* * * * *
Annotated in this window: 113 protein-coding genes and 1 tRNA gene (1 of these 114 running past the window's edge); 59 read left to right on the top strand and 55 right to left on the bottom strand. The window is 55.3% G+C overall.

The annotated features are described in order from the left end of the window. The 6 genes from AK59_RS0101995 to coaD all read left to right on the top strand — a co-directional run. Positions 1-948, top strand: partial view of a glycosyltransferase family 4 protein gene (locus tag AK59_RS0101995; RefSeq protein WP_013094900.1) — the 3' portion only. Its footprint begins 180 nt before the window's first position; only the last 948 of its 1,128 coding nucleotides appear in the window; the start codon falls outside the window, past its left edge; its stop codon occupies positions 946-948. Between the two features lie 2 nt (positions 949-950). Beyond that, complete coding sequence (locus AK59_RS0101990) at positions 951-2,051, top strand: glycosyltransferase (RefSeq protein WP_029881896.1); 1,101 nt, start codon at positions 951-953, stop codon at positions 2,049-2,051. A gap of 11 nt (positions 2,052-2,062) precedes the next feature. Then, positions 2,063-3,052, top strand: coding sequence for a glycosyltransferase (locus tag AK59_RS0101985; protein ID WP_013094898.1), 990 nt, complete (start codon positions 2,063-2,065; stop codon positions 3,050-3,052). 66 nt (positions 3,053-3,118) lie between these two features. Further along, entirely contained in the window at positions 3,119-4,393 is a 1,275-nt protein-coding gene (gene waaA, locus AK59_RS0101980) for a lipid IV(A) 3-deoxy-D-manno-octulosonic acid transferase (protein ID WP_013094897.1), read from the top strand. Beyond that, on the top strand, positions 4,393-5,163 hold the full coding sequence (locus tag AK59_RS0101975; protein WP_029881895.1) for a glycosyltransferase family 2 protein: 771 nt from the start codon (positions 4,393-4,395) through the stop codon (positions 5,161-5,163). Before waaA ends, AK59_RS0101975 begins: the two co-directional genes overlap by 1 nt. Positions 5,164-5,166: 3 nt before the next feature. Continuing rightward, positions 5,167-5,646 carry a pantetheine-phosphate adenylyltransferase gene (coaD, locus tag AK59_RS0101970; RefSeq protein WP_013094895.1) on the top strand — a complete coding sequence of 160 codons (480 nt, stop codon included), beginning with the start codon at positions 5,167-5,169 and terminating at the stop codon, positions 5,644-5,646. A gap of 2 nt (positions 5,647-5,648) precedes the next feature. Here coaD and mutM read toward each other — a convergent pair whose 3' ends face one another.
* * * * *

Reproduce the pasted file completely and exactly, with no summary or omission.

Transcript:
Annotated in this window: 113 protein-coding genes and 1 tRNA gene (1 of these 114 running past the window's edge); 59 read left to right on the top strand and 55 right to left on the bottom strand. The window is 55.3% G+C overall.

The annotated features are described in order from the left end of the window. The 6 genes from AK59_RS0101995 to coaD all read left to right on the top strand — a co-directional run. Positions 1-948, top strand: partial view of a glycosyltransferase family 4 protein gene (locus tag AK59_RS0101995; RefSeq protein WP_013094900.1) — the 3' portion only. Its footprint begins 180 nt before the window's first position; only the last 948 of its 1,128 coding nucleotides appear in the window; the start codon falls outside the window, past its left edge; its stop codon occupies positions 946-948. Between the two features lie 2 nt (positions 949-950). Beyond that, complete coding sequence (locus AK59_RS0101990) at positions 951-2,051, top strand: glycosyltransferase (RefSeq protein WP_029881896.1); 1,101 nt, start codon at positions 951-953, stop codon at positions 2,049-2,051. A gap of 11 nt (positions 2,052-2,062) precedes the next feature. Then, positions 2,063-3,052, top strand: coding sequence for a glycosyltransferase (locus tag AK59_RS0101985; protein ID WP_013094898.1), 990 nt, complete (start codon positions 2,063-2,065; stop codon positions 3,050-3,052). 66 nt (positions 3,053-3,118) lie between these two features. Further along, entirely contained in the window at positions 3,119-4,393 is a 1,275-nt protein-coding gene (gene waaA, locus AK59_RS0101980) for a lipid IV(A) 3-deoxy-D-manno-octulosonic acid transferase (protein ID WP_013094897.1), read from the top strand. Beyond that, on the top strand, positions 4,393-5,163 hold the full coding sequence (locus tag AK59_RS0101975; protein WP_029881895.1) for a glycosyltransferase family 2 protein: 771 nt from the start codon (positions 4,393-4,395) through the stop codon (positions 5,161-5,163). Before waaA ends, AK59_RS0101975 begins: the two co-directional genes overlap by 1 nt. Positions 5,164-5,166: 3 nt before the next feature. Continuing rightward, positions 5,167-5,646 carry a pantetheine-phosphate adenylyltransferase gene (coaD, locus tag AK59_RS0101970; RefSeq protein WP_013094895.1) on the top strand — a complete coding sequence of 160 codons (480 nt, stop codon included), beginning with the start codon at positions 5,167-5,169 and terminating at the stop codon, positions 5,644-5,646. A gap of 2 nt (positions 5,647-5,648) precedes the next feature. Here coaD and mutM read toward each other — a convergent pair whose 3' ends face one another.